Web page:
By Jennifer Copley (Last Updated 6 December 2011)
Bobcats, which live throughout lower Canada, the U.S. and Mexico, act as hosts to the Cytauxzoonosis parasite. Bobcats don’t die from the parasite, but they can transmit it to domestic cats via ticks. Bobcat Fever is usually fatal to domestic cats.
Ticks present the greatest danger in spring, summer and early fall, particularly for cats that live in or near wooded areas. Outdoor cats are at greater risk because they are more likely to pick up ticks.
Bobcat Fever attacks a cat’s white blood cells, causing them to become distended with the developing parasites. This blocks the flow of blood through small vessels, having an adverse effect on the majority of body organs. The parasite causes blood clotting abnormalities, fluid in the lungs and anemia when the organisms rupture out of the white blood cells where they have been incubating to invade the red blood cells. Cytauxzoonosis symptoms include:
- Decreased activity
- Decreased eating and drinking
- High fever
- Rapid breathing
- Depression or listlessness
- Jaundice (yellow discoloration of gums and skin)
- Pale tissue around the gums, nose and eyes
- High fever with hot skin
- Crying in pain
Symptoms may be mistaken for signs of other diseases such as toxoplasmosis, Mycoplasma and feline infectious peritonitis. The disease progresses rapidly, and death can occur within five days after the first symptoms appear.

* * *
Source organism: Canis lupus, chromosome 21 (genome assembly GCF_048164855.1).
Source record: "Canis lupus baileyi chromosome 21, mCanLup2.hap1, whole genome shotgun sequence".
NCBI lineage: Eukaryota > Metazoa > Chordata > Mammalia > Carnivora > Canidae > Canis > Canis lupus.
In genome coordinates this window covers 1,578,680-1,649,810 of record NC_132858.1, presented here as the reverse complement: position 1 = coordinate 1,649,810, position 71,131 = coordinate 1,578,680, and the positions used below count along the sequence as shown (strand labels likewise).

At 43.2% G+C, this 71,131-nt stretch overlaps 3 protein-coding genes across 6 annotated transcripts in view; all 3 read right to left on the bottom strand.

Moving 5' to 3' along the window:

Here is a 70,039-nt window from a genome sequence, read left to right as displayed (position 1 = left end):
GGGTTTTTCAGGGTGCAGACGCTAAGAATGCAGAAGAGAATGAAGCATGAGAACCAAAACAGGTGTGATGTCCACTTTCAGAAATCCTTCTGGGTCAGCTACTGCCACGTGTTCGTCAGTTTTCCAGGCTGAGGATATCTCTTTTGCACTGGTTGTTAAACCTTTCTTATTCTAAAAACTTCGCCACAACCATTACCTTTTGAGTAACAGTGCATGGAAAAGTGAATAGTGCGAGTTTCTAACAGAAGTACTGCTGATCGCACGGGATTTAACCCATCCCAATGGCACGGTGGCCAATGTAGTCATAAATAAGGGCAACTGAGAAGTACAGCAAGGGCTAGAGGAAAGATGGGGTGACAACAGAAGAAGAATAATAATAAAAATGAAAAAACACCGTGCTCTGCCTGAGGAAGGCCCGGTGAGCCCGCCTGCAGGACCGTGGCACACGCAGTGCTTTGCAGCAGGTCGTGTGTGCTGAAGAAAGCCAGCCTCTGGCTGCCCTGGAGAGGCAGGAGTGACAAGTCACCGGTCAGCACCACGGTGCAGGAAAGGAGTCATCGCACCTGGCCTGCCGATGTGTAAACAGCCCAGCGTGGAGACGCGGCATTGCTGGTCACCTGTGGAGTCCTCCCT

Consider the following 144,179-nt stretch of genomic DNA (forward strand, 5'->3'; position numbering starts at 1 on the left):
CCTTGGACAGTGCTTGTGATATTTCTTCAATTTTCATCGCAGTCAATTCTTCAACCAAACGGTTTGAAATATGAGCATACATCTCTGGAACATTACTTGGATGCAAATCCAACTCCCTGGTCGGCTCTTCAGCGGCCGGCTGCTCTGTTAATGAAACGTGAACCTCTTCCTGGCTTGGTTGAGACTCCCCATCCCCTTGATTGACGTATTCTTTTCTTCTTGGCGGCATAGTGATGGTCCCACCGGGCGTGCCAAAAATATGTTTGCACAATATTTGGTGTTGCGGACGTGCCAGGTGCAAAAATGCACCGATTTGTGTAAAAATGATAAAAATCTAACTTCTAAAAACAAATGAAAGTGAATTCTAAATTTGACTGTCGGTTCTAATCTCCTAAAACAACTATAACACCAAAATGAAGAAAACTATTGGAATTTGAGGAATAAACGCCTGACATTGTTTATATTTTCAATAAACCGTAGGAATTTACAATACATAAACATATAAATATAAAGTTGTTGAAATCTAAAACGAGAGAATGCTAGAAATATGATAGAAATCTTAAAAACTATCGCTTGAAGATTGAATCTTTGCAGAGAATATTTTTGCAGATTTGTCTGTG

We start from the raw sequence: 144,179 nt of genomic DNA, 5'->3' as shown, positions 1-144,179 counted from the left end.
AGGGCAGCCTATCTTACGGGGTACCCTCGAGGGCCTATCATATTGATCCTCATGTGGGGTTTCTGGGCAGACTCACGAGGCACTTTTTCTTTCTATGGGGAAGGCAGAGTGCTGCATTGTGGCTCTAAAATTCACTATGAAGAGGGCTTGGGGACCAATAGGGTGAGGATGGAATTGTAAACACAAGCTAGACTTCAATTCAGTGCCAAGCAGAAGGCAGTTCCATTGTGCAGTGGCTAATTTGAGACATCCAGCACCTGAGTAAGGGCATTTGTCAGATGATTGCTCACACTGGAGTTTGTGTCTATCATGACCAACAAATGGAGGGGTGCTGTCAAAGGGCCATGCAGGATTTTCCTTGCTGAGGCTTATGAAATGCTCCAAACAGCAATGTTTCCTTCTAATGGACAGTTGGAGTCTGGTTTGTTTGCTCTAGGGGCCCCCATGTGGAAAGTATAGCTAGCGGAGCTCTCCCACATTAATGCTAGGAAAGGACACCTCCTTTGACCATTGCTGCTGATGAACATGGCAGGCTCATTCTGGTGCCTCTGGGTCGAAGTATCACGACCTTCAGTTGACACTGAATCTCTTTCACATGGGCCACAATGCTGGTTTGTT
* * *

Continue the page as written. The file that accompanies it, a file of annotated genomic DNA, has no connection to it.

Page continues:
A diagnosis can be obtained with laboratory tests, but there is no cure. A cat suspected of having Cytauxzoonosis should be brought to the nearest animal emergency clinic immediately, as she will need intensive care 24 hours a day to have a chance of surviving.
Bobcat Fever is becoming more common in domestic cats. Given the severity of the disease, it’s important to take precautions:
- Keep cats indoors if possible, particularly spring through early fall.
- Keep grassy areas mowed very short.
- Examine other household pets for ticks—dogs cannot catch Bobcat Fever but they can act as carriers for the ticks that harbour it, and ticks can cause other diseases in dogs.
- Examine human family members for ticks after spending time outdoors.
- If you do let your cat outside during tick season, examine her for ticks when she comes back in and remove them right away if you find any.
- Use a product that kills ticks on all household pets (to be effective, tick control products must contain fipronil).
This article is provided for informational purposes only and is not intended as a substitute for veterinary consultation and care.
- 4029TV.com. (29 May 2008). “’Bobcat Fever’ Becoming More Common in Local Cats.”
- Drapala, P., Mississippi State University Office of Agricultural Communications. (2 August 2007). “Potential cat disease increases tick concerns.” Msucares.com, Animal News.
- Oklahoma State University Center for Veterinary Health Sciences. (14 November 2007). “Cytauxzoonosis in cats: Is this disease a big problem in Oklahoma and how do cats become infected?” Cvhs.okstate.edu.